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From the time man began to keep company with dogs, leashes were used. Throughout history, from sport to companion, dogs were leashed so man could control them. The type of collar and leash worn depended on the job the dog was expected to perform.
Images of dogs in ancient art date back to 4400 B.C. Mosaics from Pompeii show dogs wearing chains and collars, some performing heroic deeds while protecting their owners. Tablets from the seventh century B.C. feature aggressive mastiff-type hunting dogs restrained by leashes. In Egypt, leashes were used in training dogs to hunt and protect people, and some Egyptians who kept dogs as pets had them mummified with them after death. Roman women walked Italian greyhounds on leashes. Roman dogs used in warfare were protected with metal armor. Greek sheepdogs wore nail-covered leather collars to protect against predators.
The French king Louis XI’s favorite greyhound sported a collar of rubies. Dogs used for hunting and as shepherds during the Middle Ages wore leather collars and leashes. Flock guard dogs wore metal collars with spikes for protection. During this period spiked collars became popular in vicious sports. Leashes were used to make dogs more aggressive. This practice began in the 11th century and became illegal in the 1600's.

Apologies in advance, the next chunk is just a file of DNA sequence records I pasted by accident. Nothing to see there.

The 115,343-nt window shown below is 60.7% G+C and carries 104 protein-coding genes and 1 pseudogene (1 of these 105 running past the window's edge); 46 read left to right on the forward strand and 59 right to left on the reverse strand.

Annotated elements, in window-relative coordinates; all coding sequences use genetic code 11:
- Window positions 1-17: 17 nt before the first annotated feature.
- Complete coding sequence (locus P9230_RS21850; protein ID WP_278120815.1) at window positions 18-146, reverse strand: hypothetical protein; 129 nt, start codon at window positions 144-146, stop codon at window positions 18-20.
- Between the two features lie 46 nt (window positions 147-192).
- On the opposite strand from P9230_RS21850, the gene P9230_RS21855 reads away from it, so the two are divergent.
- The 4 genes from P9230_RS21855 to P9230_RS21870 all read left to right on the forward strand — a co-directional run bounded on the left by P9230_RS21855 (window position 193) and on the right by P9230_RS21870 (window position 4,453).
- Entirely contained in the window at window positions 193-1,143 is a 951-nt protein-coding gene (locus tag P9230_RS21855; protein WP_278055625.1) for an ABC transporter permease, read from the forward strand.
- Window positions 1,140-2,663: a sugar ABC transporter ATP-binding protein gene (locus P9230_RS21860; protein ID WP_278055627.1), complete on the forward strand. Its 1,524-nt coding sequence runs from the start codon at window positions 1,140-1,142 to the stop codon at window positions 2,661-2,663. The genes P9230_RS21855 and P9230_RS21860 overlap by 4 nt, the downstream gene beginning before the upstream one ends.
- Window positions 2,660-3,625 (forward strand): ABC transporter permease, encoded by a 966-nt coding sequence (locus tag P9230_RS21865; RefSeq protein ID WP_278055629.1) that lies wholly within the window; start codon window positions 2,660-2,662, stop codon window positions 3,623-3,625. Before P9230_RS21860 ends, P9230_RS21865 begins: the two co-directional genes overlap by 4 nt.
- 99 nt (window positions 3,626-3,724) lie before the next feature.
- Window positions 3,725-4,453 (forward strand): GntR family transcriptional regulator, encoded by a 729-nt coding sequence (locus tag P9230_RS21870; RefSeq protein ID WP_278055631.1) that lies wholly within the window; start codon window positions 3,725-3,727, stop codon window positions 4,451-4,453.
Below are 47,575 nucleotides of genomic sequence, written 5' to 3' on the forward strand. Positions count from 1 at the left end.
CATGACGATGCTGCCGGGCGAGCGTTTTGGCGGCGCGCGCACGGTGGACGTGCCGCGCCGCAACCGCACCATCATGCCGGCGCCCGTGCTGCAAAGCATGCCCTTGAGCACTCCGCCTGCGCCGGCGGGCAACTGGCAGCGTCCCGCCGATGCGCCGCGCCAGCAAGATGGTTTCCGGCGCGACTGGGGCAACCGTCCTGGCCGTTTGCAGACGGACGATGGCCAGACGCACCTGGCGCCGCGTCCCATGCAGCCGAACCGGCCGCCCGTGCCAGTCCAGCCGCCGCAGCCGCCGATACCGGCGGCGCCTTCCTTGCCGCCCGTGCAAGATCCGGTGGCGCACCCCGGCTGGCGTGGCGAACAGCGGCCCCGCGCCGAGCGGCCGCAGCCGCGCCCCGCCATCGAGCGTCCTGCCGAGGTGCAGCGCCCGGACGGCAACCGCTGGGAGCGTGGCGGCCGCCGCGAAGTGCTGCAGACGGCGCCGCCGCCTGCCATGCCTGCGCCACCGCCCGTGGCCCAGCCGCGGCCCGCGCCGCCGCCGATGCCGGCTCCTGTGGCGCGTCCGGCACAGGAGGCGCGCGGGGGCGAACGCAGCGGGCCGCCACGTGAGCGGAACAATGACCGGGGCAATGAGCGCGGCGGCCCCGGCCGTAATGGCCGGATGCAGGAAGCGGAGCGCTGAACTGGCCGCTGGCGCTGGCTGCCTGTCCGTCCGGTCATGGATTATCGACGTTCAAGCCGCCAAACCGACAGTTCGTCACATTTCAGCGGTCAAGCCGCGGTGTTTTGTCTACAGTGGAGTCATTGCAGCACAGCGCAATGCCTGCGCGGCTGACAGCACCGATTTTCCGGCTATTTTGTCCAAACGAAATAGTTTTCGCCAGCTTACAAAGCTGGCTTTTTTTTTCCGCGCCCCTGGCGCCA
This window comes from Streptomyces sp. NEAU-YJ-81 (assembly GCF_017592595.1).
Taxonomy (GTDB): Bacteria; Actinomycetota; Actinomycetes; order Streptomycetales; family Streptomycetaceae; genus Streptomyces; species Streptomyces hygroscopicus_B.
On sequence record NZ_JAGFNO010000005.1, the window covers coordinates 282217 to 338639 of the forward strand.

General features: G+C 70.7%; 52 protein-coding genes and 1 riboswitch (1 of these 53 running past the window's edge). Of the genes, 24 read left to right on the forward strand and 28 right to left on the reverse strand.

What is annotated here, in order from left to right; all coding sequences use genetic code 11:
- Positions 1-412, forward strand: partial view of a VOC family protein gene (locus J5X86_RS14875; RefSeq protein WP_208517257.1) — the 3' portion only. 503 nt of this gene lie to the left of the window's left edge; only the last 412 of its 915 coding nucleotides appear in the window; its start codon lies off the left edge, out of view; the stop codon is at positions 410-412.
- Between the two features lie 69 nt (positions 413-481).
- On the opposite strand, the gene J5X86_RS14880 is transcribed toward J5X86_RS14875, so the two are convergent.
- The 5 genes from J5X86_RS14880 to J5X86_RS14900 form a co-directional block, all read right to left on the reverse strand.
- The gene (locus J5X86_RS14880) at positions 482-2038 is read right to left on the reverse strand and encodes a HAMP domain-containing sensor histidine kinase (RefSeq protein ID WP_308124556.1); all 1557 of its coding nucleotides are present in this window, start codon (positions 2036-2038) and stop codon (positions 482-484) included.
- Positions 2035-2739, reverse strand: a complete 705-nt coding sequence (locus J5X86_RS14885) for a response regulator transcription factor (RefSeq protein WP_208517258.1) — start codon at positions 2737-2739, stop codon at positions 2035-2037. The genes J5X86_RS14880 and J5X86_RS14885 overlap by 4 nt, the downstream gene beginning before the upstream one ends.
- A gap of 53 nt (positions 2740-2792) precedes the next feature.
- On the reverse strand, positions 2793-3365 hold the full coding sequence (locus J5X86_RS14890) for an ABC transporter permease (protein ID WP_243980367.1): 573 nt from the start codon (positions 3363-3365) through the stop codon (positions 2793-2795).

During the Renaissance period, dogs became affordable to the middle class instead of only the aristocracy. Not all dogs led a pampered lifestyle, however. While some dogs sported painted collars, fighting dogs used as bait for sport wore spiked collars. Leashes were traditionally held in the left hand, leaving the right free for men to carry a hunting rifle. Collars with padlocks were common, with owners having keys for proof of ownership. English bandogges, dogs leashed during the day so they couldn’t stray, were released at night to protect property.
During the 18th century, companion dogs were kept mostly by the nobility. In Britain, pugs, spaniels, bulldogs and foxhounds became popular as pets and for sport. In late 18th century England, the question of humaneness was raised and dogs returned to being pets on leashes. Decorative collars replaced spiked ones, featuring owners’ names for the lost dog’s safe return. Engraved collars were fashioned of gold and brass and toy dogs wore collars with bells. Wide collars and chain leashes were still used. Coupling collars, attaching two dogs by a chain, were used before releasing dogs to hunt.
Pets were held in high esteem by all classes including the nobility in Victorian England. Society emulated Queen Victoria, who felt deep affection for her dogs. Pets appeared as the subject of paintings by Edwin Landseer and Maud Earl. Dogs were kept for other uses besides being pets. Beggars sometimes kept them on rope leashes with tin cans attached to their collars. Hunting dogs such as setters were chained until being released in the field. The sentimentality toward dogs as pets that continues today began in the Victorian age.